Experienced bicycle riders know that one of the most important attributes of a bicycle carrier bag, including handlebar bags, is the ability to resist motion relative to the bicycle, particularly side-to-side motion. Side sway of a handlebar bag significantly increases the amount of effort required to steer the bicycle, particularly when the rider is peddling hard, and also increases the effort required to maintain balance because of the increased lateral acceleration caused by the shifting load.
There have been various proposals for stabilizing bicycle handlebar bags. One example is found in U.S. Pat. No. 4,066,196 (Jan. 3, 1978), which describes and shows a handlebar bag supported from the top by a bent wire carrier that hooks under the stem and over the handlebars and has spaced-apart forwardly extending arms received in sleeves at the upper edges of each of the bag side walls. The wire carrier provides reasonably good stability for the upper part of the bag. In an effort to stabilize the lower part of the bag against side sway, elastic cords are connected to each side of the bottom of the bag and extend down to lower attachment points close to the wheel dropouts of the front fork. The elastic cords impart a degree of stability to the lower part of the bag, but because they are inherently elastic, they merely reduce but do not eliminate side sway of the lower part of the bag.
In a relatively recent design for a handlebar carrier bag found in U.S. Pat. No. 4,542,839 (Sept. 24, 1985), a flexible fabric bag is partially stabilized as to shape and load-carrying ability by a substantially rigid plate that is co-extensive with the back wall of the bag and by a U-shaped rod member hinged in an inverted position to the lower edge of the back plate and positioned with its legs extending diagonally along the side walls to locate the base of the U along the upper edge of the front wall of the bag. U.S. Pat. No. 4,542,839 further proposes a bent wire carrier member that hooks under the stem and over the handlebars very much like the arrangement of U.S. Pat. No. 4,066,196. A mounting assembly comprising one component attached to the back plate of the bag and another component attached to or part of the wire carrier affixes the bag on the handlebars. One element of the attachment system is an elastic cord for inhibiting vertical motion of the wire carrier.
The carrier bag and mounting system of the '839 patent provides reasonably good support for the upper part of the bag by virtue of stabilization of the upper edges of the front and rear walls. In addition, the lower edge of the rear wall of the bag is stabilized by the back plate. Nonetheless, a large part of the lower portion of the bag is not restrained against lateral movement. Inasmuch as the lower part of a bicycle carrier bag is often loaded with the heaviest articles, there is a particular need for stabilization of the lower portion of the bag against side sway, a need that is not fulfilled by the designs of either the '196 or '839 patents.
It is known from U.S. Pat. No. 4,271,996 (June 9, 1981), which is assigned to Cannondale Corporation, the assignee of the present invention, as well as the successful commercialization of the invention of that patent, to stabilize a flexible bicycle bag by means of a substantially rigid three-dimensional frame comprising a back portion and a top portion and side members joined between the top portion and the back portion in the upper part of each side of the bag to stiffen and shape the upper part of the bag so that loads carried in the bag are supported from the top and the bag is prevented from sagging. If one were to consider the three-dimensional frame of the '996 patent for use on a handlebar bag, the result would be much the same as the result of the designs in the '839 and '196 patents, namely good support for and stabilization in the upper portion of the bag but little stabilization against side-sway in the lower part of the bag.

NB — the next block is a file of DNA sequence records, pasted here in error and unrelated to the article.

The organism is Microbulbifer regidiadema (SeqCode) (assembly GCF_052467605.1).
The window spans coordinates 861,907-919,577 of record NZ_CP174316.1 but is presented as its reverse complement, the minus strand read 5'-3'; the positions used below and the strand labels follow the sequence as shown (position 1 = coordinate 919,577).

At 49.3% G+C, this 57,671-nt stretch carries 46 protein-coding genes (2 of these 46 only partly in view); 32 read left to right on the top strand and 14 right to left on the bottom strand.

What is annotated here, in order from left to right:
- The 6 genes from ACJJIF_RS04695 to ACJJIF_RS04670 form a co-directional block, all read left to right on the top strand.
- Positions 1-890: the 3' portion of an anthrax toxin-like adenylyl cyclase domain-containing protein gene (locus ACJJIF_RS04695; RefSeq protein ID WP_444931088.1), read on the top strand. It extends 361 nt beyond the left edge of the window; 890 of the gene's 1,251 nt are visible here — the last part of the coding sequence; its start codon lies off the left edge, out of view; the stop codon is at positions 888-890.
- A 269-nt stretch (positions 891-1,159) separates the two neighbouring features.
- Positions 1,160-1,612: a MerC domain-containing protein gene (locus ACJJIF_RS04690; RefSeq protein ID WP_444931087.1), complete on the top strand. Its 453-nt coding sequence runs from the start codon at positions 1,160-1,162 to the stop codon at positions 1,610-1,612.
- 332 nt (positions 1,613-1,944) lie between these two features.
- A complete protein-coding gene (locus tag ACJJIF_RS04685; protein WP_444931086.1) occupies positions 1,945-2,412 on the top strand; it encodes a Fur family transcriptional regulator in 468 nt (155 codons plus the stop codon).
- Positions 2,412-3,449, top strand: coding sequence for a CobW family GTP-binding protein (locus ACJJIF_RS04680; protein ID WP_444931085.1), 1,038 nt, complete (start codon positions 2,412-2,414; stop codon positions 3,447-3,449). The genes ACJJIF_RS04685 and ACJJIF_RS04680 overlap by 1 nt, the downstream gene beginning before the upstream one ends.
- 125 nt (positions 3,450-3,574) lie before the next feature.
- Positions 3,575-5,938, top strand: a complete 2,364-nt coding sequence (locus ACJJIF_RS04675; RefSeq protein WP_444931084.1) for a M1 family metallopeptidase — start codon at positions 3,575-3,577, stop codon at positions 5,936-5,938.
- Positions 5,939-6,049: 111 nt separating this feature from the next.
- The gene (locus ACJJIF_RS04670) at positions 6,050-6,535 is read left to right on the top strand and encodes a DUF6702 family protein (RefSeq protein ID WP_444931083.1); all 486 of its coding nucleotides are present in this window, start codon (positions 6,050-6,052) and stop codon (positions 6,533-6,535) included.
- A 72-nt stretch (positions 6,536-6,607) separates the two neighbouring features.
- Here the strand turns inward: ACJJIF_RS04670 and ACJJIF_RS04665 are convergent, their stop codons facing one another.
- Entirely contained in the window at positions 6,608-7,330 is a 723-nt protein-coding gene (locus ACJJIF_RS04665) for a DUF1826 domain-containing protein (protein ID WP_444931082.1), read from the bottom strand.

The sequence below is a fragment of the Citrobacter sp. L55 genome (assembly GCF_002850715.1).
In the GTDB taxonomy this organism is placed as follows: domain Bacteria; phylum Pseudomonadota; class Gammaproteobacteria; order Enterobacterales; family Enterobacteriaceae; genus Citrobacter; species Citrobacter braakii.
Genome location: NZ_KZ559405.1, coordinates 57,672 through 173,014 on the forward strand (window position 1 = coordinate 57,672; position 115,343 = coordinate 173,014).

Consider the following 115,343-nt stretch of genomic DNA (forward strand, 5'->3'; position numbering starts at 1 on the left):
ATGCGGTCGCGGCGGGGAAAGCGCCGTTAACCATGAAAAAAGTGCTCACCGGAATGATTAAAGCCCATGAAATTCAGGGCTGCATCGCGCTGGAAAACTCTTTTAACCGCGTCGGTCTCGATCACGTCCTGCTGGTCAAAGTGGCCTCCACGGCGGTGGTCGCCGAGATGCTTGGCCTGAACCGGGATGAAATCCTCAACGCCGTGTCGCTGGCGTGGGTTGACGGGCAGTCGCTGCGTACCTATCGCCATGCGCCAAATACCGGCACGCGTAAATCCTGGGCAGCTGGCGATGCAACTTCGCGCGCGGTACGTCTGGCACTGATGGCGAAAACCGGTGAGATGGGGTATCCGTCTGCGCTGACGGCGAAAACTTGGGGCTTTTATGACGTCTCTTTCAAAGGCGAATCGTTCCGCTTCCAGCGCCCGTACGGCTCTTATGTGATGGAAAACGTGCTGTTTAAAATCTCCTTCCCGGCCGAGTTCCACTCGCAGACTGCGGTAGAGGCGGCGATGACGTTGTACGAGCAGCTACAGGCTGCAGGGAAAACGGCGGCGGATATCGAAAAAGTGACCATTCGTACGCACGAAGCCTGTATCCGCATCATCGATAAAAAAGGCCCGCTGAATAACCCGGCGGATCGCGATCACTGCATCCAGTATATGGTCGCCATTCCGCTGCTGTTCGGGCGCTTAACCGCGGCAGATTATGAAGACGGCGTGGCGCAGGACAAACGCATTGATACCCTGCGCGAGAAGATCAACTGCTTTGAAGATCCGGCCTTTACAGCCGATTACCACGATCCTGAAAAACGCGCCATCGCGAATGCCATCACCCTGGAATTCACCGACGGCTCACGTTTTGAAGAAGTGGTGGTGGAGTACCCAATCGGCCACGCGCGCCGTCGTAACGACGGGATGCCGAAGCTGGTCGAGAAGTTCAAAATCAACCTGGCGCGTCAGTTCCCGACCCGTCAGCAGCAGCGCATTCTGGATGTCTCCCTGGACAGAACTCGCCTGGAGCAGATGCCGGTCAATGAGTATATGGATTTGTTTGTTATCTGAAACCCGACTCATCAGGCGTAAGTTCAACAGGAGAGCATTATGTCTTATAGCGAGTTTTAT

There is provided, in accordance with the present invention, a handlebar carrier bag assembly for bicycles comprising a bracket having a generally vertical plate portion and a pair of generally horizontal support arms extending from the back of the plate portion. Suitable clamp devices, such as band clamps, are used to fasten the ends of the legs of the bracket immovably to the bicycle handlebars. A flexible bag that opens at the top receives a substantially rigid unitary three-dimensional frame. The frame includes a back portion having a perimeter substantially co-extensive with the back wall of the bag and side portions having perimeters substantially co-extensive with respective side walls of the bag. A substantially rigid attachment sleeve is affixed to the back portion of the frame externally of the bag and defines with part of the frame back portion a downwardly open cavity that receives from below in close-fitting relation the plate portion of the bracket so that the frame is substantially immovably supported against downward and lateral movement on the bicycle handlebars.
Preferred embodiments of the invention may include one or more of the following further characteristics.
1. The plate portion of the bracket may have side edges that diverge downwardly, thus to facilitate mounting the bag on the bracket.
2. The plate portion of the bracket may have front and back surfaces that diverge downwardly relative to each other, and the attachment sleeve may be shaped for conformity with the perimeter of the back surface of the plate portion. In this arrangement the cavity is upwardly tapered, and it is easier, therefore, to mount the bag on the bracket.